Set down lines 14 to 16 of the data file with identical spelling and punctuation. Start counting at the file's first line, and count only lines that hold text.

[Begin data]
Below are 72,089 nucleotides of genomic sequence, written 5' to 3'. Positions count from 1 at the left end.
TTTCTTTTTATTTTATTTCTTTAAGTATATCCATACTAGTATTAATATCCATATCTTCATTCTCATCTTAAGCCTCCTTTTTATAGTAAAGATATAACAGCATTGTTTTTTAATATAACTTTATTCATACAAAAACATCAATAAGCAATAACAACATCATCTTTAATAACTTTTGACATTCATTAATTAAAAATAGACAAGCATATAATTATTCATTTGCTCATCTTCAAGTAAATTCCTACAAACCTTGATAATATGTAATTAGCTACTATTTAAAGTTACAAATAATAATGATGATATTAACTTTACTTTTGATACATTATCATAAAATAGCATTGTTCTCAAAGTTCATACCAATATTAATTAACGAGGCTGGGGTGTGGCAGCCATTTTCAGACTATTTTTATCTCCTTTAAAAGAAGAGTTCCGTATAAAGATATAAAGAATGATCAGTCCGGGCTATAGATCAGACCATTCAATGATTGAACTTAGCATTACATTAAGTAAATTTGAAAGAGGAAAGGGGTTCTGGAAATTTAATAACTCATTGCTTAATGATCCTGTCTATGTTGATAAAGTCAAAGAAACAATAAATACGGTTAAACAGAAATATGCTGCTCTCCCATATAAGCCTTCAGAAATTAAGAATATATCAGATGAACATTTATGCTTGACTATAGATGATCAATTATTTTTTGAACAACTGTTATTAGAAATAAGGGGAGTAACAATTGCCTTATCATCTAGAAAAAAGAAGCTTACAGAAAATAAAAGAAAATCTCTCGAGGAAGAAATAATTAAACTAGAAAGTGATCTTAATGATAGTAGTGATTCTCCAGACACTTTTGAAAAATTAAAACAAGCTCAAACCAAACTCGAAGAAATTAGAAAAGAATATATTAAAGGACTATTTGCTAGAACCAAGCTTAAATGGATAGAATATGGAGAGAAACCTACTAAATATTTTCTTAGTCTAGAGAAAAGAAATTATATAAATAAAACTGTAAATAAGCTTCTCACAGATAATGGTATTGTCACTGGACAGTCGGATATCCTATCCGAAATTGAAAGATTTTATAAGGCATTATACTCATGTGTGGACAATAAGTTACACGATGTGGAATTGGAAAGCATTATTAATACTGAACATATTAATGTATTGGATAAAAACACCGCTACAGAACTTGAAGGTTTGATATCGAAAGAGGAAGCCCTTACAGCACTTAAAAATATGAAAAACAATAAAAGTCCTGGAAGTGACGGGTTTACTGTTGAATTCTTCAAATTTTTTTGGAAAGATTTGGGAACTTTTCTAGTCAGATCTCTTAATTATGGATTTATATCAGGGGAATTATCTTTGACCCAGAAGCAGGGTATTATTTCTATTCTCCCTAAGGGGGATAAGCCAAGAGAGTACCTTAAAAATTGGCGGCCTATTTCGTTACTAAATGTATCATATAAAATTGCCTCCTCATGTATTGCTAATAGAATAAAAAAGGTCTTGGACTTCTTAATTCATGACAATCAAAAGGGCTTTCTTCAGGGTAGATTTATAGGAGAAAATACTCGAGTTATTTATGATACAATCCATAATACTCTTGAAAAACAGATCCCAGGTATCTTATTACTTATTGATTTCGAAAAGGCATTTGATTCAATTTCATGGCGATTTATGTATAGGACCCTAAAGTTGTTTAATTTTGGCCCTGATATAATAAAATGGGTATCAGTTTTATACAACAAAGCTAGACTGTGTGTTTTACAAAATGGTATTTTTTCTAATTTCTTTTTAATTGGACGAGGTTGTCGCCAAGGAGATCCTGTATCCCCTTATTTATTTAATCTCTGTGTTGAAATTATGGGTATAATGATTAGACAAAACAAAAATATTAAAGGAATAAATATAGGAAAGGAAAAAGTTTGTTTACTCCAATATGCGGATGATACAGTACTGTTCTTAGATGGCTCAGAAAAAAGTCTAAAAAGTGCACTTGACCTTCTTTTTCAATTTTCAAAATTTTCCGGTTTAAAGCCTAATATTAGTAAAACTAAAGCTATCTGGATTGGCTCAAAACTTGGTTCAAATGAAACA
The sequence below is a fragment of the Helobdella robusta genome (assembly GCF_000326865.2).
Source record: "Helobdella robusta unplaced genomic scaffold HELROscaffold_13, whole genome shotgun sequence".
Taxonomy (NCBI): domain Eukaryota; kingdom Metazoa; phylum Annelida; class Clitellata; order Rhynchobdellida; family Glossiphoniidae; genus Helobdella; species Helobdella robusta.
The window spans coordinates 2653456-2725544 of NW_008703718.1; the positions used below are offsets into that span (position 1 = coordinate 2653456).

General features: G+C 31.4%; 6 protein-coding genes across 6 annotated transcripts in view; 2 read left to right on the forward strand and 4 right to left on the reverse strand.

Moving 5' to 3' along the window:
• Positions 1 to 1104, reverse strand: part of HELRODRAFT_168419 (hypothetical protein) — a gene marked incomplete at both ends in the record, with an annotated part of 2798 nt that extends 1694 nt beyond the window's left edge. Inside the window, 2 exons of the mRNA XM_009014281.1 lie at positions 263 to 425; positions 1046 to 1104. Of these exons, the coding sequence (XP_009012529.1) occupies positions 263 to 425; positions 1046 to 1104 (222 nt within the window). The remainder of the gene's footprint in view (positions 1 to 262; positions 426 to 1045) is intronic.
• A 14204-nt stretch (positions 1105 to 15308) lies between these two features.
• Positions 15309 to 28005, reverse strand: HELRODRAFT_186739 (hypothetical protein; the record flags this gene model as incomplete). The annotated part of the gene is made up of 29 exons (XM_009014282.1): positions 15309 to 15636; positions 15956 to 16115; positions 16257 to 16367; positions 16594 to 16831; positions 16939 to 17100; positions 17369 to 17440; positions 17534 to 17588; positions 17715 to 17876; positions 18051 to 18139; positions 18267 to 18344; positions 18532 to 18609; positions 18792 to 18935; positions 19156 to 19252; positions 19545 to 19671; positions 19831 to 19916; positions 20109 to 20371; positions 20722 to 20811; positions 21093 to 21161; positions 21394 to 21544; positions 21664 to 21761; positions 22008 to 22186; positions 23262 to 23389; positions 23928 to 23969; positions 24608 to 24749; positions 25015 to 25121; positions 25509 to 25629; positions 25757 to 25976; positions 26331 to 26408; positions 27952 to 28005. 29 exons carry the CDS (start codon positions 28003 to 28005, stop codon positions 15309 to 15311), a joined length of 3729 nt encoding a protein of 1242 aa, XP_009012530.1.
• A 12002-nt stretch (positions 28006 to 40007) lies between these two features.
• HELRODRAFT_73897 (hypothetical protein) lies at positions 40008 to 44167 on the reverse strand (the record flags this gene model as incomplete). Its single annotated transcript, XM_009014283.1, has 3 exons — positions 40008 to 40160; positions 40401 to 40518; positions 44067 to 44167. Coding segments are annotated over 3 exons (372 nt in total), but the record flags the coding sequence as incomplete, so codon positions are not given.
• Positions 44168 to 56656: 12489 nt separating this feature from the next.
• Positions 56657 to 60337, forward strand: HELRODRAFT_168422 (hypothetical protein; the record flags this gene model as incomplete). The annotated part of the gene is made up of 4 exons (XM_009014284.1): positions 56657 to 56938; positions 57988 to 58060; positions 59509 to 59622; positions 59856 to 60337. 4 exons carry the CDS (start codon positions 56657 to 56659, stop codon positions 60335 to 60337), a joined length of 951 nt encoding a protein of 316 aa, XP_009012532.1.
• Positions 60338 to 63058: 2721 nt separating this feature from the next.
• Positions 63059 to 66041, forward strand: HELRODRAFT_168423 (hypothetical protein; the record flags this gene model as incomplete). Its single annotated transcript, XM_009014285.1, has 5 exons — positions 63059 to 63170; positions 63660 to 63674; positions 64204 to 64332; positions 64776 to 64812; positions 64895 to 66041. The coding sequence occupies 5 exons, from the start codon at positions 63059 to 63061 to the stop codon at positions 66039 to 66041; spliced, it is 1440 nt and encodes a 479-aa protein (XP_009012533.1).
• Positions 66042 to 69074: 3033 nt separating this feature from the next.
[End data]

• Positions 44168 to 56656: 12489 nt separating this feature from the next.
• Positions 56657 to 60337, forward strand: HELRODRAFT_168422 (hypothetical protein; the record flags this gene model as incomplete). The annotated part of the gene is made up of 4 exons (XM_009014284.1): positions 56657 to 56938; positions 57988 to 58060; positions 59509 to 59622; positions 59856 to 60337. 4 exons carry the CDS (start codon positions 56657 to 56659, stop codon positions 60335 to 60337), a joined length of 951 nt encoding a protein of 316 aa, XP_009012532.1.
• Positions 60338 to 63058: 2721 nt separating this feature from the next.